But that's not what I'm talking about: I'm talking about stealing one of Animal Crossing's online mechanics, wherein you exchange a code with another player that allows them entrance to your town (and vice versa). Because in my tragically fantastical zombie game, what you've chosen to do with your town changes everything completely. Walking into somebody else's play area, even if it started out the same, would be a wholly different experience. Did they hole up in the library, too? Or did they move underground and seal off the sewers? Do they even have a home base, or do they just camp in the woods and keep moving? Did they corral all the zombies together in the Costco and routinely drive a Zamboni through the aisles just to thin out the crowd a little? Or did they go completely mad with isolation and just build a giant, towering metal cock out of the rusting husks of destroyed vehicles?

How It Could Be Ruined:

Nobody would buy it, and you would therefore have nobody to play it with, because seriously: More fucking zombies, man? Ugh. They're just done.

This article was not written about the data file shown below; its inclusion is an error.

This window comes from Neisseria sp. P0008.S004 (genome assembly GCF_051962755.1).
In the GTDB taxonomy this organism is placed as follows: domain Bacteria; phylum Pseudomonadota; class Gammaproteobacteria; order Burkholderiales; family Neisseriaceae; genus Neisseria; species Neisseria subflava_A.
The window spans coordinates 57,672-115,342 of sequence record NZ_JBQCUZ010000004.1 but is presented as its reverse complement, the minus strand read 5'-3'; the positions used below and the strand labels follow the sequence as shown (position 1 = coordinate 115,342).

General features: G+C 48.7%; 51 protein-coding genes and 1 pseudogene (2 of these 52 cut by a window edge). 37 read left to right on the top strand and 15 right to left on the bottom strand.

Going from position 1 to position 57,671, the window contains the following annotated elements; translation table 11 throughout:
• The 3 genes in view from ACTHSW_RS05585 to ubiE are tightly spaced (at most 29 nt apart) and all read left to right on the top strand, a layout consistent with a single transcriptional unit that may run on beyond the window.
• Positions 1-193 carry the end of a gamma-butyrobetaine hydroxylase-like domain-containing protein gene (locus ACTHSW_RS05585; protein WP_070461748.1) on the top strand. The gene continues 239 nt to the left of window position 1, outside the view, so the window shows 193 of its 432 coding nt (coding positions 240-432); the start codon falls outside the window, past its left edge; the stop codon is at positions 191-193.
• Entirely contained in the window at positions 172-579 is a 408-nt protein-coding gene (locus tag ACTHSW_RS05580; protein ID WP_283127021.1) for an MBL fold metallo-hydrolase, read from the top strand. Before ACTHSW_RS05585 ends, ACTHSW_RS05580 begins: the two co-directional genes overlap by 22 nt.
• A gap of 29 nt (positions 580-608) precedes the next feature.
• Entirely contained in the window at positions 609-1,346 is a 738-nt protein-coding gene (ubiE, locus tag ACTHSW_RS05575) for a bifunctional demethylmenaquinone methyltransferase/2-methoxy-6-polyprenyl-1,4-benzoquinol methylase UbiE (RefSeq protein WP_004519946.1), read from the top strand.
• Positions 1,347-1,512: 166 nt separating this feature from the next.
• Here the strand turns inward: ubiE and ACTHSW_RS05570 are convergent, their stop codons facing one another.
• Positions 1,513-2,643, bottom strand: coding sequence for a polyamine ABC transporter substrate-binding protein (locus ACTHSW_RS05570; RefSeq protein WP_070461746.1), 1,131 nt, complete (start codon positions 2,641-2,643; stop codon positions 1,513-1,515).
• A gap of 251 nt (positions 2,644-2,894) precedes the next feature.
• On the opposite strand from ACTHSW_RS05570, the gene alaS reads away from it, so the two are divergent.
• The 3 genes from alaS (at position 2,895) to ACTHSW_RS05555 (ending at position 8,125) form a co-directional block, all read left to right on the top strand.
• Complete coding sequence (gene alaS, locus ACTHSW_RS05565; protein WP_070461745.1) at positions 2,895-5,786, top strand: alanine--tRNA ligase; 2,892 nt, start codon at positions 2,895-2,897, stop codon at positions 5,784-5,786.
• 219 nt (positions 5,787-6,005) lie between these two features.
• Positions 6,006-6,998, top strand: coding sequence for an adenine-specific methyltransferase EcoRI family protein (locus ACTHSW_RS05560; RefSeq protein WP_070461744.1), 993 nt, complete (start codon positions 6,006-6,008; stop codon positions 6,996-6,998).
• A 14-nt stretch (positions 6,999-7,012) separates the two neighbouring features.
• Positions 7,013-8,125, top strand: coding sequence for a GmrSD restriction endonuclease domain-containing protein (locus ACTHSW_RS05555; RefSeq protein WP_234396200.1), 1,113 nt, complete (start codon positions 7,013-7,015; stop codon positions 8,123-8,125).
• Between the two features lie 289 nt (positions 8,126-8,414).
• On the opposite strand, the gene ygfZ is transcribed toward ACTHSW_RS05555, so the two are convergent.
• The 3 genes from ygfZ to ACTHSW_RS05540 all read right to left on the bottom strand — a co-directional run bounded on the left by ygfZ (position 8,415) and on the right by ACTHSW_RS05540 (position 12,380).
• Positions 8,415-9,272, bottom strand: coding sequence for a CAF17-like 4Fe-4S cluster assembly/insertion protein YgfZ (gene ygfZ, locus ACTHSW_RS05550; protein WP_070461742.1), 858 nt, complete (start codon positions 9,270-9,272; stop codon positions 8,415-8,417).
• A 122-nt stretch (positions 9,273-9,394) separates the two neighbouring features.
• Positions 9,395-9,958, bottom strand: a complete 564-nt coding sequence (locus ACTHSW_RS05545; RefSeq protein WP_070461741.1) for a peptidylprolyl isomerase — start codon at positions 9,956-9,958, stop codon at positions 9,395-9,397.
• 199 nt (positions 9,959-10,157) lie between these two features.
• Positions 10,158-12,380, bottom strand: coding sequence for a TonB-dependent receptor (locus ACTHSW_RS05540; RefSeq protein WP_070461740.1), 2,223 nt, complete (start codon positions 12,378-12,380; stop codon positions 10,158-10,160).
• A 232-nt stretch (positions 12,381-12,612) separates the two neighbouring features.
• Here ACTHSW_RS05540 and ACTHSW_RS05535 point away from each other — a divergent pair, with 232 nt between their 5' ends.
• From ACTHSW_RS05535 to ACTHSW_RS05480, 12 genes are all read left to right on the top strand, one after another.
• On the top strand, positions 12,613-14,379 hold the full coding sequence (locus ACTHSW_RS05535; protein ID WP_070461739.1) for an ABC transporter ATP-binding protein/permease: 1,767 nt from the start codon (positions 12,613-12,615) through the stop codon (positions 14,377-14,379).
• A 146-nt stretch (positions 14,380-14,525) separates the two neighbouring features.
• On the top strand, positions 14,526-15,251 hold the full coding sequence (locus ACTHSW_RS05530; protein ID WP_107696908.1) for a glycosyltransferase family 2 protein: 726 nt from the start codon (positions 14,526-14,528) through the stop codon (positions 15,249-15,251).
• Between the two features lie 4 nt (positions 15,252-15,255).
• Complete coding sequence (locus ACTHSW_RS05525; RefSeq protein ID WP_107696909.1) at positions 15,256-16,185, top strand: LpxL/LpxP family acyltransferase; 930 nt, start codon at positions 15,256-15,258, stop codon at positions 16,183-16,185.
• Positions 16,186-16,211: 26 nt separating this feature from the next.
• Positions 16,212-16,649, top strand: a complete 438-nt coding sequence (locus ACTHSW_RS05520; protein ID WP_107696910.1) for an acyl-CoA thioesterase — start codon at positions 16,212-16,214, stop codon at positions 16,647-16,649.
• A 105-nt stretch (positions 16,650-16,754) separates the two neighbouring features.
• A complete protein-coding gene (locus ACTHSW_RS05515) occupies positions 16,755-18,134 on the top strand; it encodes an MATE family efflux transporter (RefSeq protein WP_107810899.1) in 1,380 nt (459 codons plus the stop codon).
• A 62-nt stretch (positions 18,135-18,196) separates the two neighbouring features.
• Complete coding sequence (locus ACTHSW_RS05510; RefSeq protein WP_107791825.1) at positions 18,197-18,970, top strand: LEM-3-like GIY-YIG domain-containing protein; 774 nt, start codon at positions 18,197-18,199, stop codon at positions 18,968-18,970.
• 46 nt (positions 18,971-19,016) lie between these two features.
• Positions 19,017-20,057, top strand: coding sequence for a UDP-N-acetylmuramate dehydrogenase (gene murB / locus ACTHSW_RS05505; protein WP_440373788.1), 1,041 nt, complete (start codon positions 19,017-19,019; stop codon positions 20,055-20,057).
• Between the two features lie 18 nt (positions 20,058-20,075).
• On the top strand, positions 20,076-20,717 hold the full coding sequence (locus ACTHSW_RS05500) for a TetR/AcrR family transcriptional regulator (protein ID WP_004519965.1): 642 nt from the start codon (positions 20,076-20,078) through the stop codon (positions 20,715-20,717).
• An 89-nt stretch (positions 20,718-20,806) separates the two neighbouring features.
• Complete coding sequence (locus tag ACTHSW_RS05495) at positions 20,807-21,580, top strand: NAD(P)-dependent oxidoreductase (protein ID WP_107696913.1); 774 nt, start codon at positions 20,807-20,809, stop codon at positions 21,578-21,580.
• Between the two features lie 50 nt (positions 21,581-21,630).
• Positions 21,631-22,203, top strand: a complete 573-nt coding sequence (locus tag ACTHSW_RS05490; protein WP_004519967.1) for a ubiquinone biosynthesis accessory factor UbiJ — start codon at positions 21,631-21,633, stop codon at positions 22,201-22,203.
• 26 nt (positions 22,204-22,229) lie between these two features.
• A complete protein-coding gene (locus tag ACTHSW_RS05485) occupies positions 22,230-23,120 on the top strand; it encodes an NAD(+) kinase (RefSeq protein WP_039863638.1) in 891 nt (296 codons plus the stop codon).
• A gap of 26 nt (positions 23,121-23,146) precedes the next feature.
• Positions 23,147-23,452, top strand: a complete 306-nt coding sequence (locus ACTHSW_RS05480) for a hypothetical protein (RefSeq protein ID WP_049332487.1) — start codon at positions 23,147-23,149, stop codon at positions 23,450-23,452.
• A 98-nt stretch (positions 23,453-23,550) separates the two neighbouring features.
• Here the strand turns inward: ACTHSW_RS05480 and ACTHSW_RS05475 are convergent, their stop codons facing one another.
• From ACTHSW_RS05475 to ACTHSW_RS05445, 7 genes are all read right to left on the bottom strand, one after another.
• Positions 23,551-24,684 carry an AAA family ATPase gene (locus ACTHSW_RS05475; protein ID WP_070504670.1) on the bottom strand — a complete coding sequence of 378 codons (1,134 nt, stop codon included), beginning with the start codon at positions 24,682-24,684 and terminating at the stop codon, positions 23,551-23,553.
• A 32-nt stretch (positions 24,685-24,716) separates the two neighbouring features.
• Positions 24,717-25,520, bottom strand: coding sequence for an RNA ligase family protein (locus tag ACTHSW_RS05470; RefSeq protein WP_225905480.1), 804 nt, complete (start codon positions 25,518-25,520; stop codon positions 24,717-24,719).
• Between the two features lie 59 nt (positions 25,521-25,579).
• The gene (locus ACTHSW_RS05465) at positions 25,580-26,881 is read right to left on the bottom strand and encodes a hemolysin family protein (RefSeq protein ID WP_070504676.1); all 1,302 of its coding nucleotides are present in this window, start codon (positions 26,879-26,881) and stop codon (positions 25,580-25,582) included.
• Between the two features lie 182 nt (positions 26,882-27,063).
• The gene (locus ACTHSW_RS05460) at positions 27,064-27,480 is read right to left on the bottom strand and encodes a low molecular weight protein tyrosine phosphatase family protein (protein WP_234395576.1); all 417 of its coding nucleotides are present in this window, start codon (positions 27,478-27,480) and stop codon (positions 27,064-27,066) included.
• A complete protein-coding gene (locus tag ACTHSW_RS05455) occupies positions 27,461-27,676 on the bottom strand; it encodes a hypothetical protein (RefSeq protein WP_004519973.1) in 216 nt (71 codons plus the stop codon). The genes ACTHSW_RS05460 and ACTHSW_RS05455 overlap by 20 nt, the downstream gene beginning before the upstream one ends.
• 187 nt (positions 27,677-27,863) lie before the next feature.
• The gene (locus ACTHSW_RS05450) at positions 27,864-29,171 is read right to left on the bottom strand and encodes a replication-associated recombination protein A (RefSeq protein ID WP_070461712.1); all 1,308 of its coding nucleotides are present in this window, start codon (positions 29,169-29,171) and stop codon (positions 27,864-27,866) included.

How It Could Be Even More (Unrealistically) Amazing:

If you didn't have to trade codes at all; if the town was semirandomized and every single instance was unique, all linked together by short expanses of highway. There's no way the computing power exists for that, I know, and if it did, the connectivity issues would be staggering. But that's what the word "unrealistically" is doing up there. Because oh, shit, how cool would it be if that were possible? You finally conquer the horde in your city and get bored, so you just hit the road, hopping from town to town, encountering, bartering or butting heads with other survivors. Maybe you find somebody whose strategy is way better than yours, so you form a raiding party and go after their resources. Or maybe you're won over by their superior way of thinking, and you decide to permanently join up with the Grand and Esteemed Order of the Metal Cocktower ...